Philippe de Montebello: What would have been the purpose and the function of such a quilt? Certainly not a bedcover, so how do you think she would have expected it to be presented or kept? Would it have been hung on a wall, placed on a table? What do you think she was thinking of?

Amelia Peck: I don't—you're absolutely right. It would never have been a bed cover really, even though it's funny if you—when you read some little inscriptions that some of the authors wrote, some of the poets actually put little bits of doggerel, they make little jokes about quilts and sleeping and all of that. But I think it was really a collection. And at some point it was hung on the wall, whether by her or by her daughter—this did pass down in her family until it came to the Museum—because there are tiny little rings at the top. So we do believe it was hung for a while by one of the family members.

The way we acquired it was interesting because it does talk a little bit about how internationally— the international market and interest in quilts. This quilt was published in a book in the 1970s, one of the first books about American quilts, because they didn’t really become popular as art forms until the 1970s, and then it sort of disappeared. A little before we acquired this—I think we acquired this in 1996—a Japanese quilting group came over to the United States and somehow they managed to find this quilt, which was in the great-granddaughter's home in Long Island, wrapped in an old pillowcase, in a nineteenth-century pillowcase, in her attic. And they got in contact with her, and she was willing to have the Japanese quilting group come in to see this quilt.

And luckily for us, Nobuko Kajitani, who was our former head of textile conservation, was friendly with the head of the Japanese quilting group and went along on the trip and she saw this and the next day called me up and she said, "Amelia, there’s an amazing quilt out at this lady’s house in Long Island. You must go and see it," which I did, and it was truly an amazing quilt.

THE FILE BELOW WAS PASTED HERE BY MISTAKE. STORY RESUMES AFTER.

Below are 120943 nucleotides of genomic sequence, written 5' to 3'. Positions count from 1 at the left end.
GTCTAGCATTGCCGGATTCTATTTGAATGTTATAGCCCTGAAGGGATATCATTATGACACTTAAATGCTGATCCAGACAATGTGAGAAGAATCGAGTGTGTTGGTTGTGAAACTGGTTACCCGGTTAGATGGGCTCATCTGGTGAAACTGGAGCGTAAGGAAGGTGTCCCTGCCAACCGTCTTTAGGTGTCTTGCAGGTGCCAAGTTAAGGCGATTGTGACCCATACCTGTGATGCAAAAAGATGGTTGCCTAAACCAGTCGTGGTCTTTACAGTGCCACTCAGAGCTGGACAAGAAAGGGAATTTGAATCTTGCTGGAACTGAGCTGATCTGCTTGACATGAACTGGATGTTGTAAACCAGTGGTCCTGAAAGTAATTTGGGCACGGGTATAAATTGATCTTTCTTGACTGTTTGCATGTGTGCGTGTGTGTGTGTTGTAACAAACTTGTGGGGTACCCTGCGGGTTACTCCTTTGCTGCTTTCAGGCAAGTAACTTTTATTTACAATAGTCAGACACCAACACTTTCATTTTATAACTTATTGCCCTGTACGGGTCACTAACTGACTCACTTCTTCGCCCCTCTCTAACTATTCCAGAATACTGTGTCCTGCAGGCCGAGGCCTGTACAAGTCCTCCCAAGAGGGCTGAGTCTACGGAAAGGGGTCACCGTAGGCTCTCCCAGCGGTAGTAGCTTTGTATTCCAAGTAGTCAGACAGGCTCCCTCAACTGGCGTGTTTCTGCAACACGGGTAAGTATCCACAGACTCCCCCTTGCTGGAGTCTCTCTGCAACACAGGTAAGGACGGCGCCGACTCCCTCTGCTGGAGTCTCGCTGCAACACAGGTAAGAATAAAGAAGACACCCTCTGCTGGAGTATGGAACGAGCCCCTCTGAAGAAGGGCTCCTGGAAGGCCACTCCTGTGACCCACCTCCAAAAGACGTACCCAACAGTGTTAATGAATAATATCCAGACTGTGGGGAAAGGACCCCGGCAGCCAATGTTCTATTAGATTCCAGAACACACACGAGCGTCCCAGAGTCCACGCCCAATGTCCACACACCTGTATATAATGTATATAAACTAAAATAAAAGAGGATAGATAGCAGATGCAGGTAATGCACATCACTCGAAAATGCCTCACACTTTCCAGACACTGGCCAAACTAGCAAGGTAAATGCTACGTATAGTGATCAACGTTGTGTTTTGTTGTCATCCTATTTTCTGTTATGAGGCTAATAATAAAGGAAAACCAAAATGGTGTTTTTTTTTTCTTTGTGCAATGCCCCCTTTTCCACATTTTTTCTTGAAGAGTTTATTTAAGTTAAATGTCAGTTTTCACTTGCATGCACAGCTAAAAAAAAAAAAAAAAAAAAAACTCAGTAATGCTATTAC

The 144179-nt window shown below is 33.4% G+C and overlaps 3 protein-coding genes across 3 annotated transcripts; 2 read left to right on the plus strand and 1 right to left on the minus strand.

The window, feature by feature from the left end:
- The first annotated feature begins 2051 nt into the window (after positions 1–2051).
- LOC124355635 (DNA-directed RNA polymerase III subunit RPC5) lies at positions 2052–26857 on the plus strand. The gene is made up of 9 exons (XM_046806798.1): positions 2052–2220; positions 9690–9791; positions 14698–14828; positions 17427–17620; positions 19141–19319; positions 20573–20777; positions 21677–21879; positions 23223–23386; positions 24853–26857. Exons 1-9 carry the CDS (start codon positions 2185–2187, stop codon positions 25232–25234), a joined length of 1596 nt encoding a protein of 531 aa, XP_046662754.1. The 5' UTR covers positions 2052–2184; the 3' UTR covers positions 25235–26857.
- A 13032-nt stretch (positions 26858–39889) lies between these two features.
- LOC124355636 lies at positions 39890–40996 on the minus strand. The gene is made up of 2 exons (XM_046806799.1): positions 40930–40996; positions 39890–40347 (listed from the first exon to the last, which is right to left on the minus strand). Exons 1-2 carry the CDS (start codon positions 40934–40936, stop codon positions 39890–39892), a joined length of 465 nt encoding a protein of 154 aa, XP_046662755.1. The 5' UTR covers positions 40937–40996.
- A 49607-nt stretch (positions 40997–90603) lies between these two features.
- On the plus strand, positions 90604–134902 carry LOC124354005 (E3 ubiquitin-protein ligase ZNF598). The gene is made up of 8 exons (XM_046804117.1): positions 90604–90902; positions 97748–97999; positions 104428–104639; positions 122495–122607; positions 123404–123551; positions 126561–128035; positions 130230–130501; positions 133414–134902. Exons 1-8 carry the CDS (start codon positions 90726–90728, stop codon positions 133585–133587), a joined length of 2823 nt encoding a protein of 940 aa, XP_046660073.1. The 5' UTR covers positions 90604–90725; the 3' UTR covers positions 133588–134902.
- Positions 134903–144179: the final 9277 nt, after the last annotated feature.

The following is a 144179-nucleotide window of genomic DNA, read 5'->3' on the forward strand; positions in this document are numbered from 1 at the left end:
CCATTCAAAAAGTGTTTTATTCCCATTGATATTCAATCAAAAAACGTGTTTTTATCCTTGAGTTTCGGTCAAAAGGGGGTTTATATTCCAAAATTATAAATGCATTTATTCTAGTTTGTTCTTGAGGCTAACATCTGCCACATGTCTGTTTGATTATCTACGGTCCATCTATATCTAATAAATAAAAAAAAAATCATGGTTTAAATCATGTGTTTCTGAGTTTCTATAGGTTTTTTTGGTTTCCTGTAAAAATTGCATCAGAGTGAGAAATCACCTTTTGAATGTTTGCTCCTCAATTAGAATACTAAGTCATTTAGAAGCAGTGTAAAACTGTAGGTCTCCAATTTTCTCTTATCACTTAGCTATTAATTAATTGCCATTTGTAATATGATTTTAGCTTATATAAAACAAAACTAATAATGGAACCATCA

And the granddaughter who had it was concerned about its condition because it was silk. And when the ink signatures were put on the cards—the ink has mineral salts in it and it was beginning to corrode the silk, and so some of the signatures were sort of being cut in to the fabric, actually. So she, after lots of negotiation between the Museum and the family, because it was co-owned by four great-grandchildren, they decided finally they would sell it to the Museum.

There was some question, because these are all autographs, of how do you value this quilt? Is the value in the autographs or is the value in the quilt? And we—they did talk to an autograph dealer who said, well, Abraham Lincoln's signature, which is on this, is worth whatever thousands of dollars, and Ulysses Grant's signature is worth X thousands of dollars. And so the value, if you went signature by signature, was huge. But then again, the signatures were on little pieces of silk that were being eaten up by the ink. And, of course, I would argue that this is a collection and a magnificent object and you shouldn't be thinking of it autograph by autograph. So eventually we did convince the family and were able to purchase it for the Museum.

Elena Phipps, who is our wonderful conservator of American textiles, came up with a solution to keep the quilt from further having conservation problems. And that was we pressure-mounted it between two pieces of Plexiglas—actually the backing is a soft backing, then the quilt is put on, and then it is pressure-mounted against a soft backing with a piece of Plexi, and it basically is holding everything in place so now we can hang it, we can do whatever we want with it, but it won’t corrode further and it's now in a permanent mount that way.

Philippe de Montebello: Well, it's now a great asset, it's wonderful to the eyes, wonderful to the mind, it's just a fascinating object, and, Amelia, you've told us a wonderful story about it. And I hope you all enjoy it the way I do now.

Amelia Peck: Thank you very much.

Helen Evans: This recorded conversation was produced in conjunction with The Philippe de Montebello Years: Curators Celebrate Three Decades of Acquisitions, on view at the Met through February 1, 2009. The exhibition was organized in tribute to Philippe de Montebello's thirty-one years as director of The Metropolitan Museum of Art. Come to the Museum to take an audio tour of the galleries with Philippe and many of the Met's curators.

This has been an Antenna Audio production.